TIME Natural Disasters

California Wildfire Almost Doubles in Size Overnight

California wildfire in Lake County
Noah Berger—EPA Firefighters Richard Dykhouse, left, and Dan McCabe confer as the Rocky fire burns near Clearlake, Calif. on Aug. 2, 2015.

Massive blaze west of Sacramento now covers 46,000 acres

A massive wildfire west of Sacramento, California, spanned 46,000 acres Sunday, up from 27,000 acres the previous evening.

The Rocky Fire, in Lake County, was just 5 percent contained on Sunday morning, according to the California Department of Forestry and Fire Protection. Dozens of buildings, including 24 houses, have been destroyed in the blaze.

And another 6,000 buildings are threatened by the fire, which sparked in the drought-stricken state on Wednesday.

Multiple areas near the fire were under mandatory evacuation orders, and parts of several highways were closed down, according to Cal Fire.

Nearly 2,000 firefighters were battling the blaze…

Read more from our partners at NBC News

TIME Natural Disasters

This Is What It’s Like to Get Caught in an Avalanche

A helmet cam video shows what it's like to get buried by snow

It’s every skier’s worst nightmare, but one that can indeed be survived.

Kristoffer Carlsson survived an avalanche while skiing in 2011, and brought back helmet-cam video of the snow burying him. Experts say that the best way to survive in Carlsson’s scary situation is to do exactly what he did: Use your hands to create a pocket of air as the snow falls.

TIME Natural Disasters

Yes, California Could Be at Risk of a Tsunami

Warner Bros. Entertainment Inc

According to a study released suspiciously close to the release of blockbuster San Andreas

The San Andreas Fault strikes fear in the hearts of Californians. It could shift at any time and cause a devastating earthquake. Now, new research shows there’s two other fault lines off the state’s coast that could rock Los Angeles and potentially cause a small-scale tsunami.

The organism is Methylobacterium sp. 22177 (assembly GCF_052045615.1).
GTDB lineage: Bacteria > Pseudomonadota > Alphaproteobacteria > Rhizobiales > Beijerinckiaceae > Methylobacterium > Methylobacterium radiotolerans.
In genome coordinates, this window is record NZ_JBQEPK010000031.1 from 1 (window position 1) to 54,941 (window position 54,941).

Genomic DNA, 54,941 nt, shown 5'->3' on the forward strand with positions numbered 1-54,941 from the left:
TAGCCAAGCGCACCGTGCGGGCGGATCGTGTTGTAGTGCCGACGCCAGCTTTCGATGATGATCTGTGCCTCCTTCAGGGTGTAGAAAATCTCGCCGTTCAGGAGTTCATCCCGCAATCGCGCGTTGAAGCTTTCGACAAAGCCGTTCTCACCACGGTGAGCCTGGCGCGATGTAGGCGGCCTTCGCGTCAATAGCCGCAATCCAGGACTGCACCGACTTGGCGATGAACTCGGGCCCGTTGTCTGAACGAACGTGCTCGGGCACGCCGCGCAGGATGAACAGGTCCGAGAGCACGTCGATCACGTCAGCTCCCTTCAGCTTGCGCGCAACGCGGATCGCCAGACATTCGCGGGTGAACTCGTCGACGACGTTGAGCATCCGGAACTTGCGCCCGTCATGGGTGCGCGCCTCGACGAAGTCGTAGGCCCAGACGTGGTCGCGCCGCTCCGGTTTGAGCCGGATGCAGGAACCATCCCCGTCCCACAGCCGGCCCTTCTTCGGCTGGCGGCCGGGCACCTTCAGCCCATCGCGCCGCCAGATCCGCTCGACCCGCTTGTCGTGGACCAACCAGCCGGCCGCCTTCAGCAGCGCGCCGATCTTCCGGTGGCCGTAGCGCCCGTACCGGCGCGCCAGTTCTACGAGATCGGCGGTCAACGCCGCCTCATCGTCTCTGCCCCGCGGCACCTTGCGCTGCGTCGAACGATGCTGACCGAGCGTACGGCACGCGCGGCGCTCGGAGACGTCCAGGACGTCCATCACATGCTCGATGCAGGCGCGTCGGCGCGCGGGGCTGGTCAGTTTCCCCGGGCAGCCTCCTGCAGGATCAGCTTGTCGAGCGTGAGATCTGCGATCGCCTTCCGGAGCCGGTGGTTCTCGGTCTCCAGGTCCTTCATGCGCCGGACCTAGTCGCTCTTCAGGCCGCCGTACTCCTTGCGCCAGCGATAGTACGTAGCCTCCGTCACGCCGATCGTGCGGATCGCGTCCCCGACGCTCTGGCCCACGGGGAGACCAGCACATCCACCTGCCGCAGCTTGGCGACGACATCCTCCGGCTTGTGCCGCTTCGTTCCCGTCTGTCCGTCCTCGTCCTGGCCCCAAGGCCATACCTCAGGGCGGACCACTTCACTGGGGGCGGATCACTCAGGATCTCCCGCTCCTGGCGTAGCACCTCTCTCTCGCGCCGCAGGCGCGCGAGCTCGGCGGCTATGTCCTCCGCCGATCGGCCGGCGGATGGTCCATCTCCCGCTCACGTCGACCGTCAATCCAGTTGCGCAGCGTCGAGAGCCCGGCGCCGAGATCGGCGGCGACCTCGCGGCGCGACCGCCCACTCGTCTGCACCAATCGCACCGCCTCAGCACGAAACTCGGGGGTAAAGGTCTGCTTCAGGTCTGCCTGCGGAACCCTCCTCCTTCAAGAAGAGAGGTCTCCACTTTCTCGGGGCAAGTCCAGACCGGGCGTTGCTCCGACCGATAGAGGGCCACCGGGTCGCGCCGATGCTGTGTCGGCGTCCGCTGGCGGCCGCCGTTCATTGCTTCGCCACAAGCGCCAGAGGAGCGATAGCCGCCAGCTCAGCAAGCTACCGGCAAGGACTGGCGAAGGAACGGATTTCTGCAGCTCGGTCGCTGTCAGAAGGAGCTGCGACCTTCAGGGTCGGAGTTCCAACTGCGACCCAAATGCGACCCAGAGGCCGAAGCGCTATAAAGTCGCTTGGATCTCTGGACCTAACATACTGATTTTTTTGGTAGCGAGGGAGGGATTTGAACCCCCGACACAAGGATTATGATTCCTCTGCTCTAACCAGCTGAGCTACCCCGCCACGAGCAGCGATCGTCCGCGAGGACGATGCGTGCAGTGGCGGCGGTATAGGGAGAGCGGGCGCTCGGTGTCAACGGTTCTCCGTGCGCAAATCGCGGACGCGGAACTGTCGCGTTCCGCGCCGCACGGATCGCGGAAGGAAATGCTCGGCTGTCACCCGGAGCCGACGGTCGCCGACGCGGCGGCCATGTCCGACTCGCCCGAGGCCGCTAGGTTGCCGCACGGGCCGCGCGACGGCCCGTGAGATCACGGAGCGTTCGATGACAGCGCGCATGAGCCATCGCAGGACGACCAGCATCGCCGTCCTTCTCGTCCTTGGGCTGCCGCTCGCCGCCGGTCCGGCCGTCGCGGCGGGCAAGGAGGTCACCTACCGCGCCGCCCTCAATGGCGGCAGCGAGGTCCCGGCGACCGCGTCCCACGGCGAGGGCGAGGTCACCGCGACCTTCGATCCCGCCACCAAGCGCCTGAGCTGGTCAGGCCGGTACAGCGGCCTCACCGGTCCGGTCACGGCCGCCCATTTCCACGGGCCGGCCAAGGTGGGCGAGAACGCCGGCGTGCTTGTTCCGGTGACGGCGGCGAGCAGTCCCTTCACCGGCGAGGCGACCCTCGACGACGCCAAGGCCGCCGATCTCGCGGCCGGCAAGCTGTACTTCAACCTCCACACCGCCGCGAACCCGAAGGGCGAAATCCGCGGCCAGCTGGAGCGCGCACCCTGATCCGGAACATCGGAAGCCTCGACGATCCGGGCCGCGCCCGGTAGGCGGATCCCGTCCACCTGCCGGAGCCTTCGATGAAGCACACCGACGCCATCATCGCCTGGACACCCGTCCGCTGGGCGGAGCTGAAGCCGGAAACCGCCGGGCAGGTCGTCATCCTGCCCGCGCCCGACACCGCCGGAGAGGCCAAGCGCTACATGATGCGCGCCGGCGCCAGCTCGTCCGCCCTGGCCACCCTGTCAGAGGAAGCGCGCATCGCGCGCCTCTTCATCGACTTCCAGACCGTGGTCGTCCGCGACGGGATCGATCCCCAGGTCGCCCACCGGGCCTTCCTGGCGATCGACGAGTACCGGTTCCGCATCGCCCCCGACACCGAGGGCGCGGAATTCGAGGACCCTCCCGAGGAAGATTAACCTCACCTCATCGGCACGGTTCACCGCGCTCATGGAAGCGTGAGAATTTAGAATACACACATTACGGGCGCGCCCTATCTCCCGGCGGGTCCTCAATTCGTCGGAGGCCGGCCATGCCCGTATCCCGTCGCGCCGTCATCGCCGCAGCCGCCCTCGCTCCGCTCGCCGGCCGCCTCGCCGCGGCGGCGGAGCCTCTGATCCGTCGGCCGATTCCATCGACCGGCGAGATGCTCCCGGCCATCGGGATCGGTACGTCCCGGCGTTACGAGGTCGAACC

The study, to be published in the Journal of Geophysical Research: Earth Surface, shows that two underwater faults are building up stress much like the San Andreas fault and could rupture in the same way as their famous inland counterpart and generate a 8.0 magnitude earthquake. And if one does, Los Angeles and San Diego may need to prepare for a tsunami — though a relatively small one.

Read More: 3 Places Where the Next Big Earthquake Could Hit

“We’re dealing with continental collision,” said study author Mark Legg in a press release. “That’s fundamental. That’s why we have this mess of a complicated logjam.” Legg, who runs an earthquake consulting firm, has spent decades mapping off-shore faults.

In a no-doubt-purely-coincidental turn of events, the study was published just as Dwayne Johnson disaster movie San Andreas has shaken up the box office with a fictional earthquake and tsunami that leave Los Angeles and San Francisco in ruins. Seismologists say that an actual earthquake would never look anything like the one in the movie. And, while this new research suggests the possibility of tsunami, the wave wouldn’t look anything like the city-destroying one featured in the movie.

“We aren’t going to have a tsunami,” said U.S. Geological Survey seismologist Lucile Jones. “Or if we did it wouldn’t behave like the one in the movie.”

TIME Natural Disasters

Here’s What Seismologists Have to Say About the Science of ‘San Andreas’

California's probably not experiencing a tsunami anytime soon

The earthquakes at the center of San Andreas, the Dwayne “the Rock” Johnson disaster movie that hits theaters Friday, are so powerful that they seem to destroy anything and everything across the state of California. The Los Angeles and San Francisco skylines crumble in what we’re told is the strongest earthquake of all time—a magnitude 9.6 on the Richter scale.

But it turns out a 9.6 earthquake would be impossible along the San Andreas fault—at least according to seismologists. And that’s just the start of errors that make the movie somewhat less than factual. Here’s what seismologists are calling into question:

1. The size of the earthquake

An earthquake along the San Andreas fault couldn’t exceed a magnitude 8.2, according to U.S. Geological Survey seismologist Lucile Jones. That’s 126 times weaker than the imagined earthquake in the movie. (Because of the logarithmic basis of the Richter scale, each whole number increase in the rating means a tenfold increase in the magnitude of the quake.) There have been much more powerful earthquakes, including a magnitude 9.5 in Chile in 1960, the largest ever. But those have occurred only in subduction zones, where two plates meet and one sinks beneath the other. The San Andreas, a transform fault, is the meeting place of small tectonic plates that are slipping away from each other.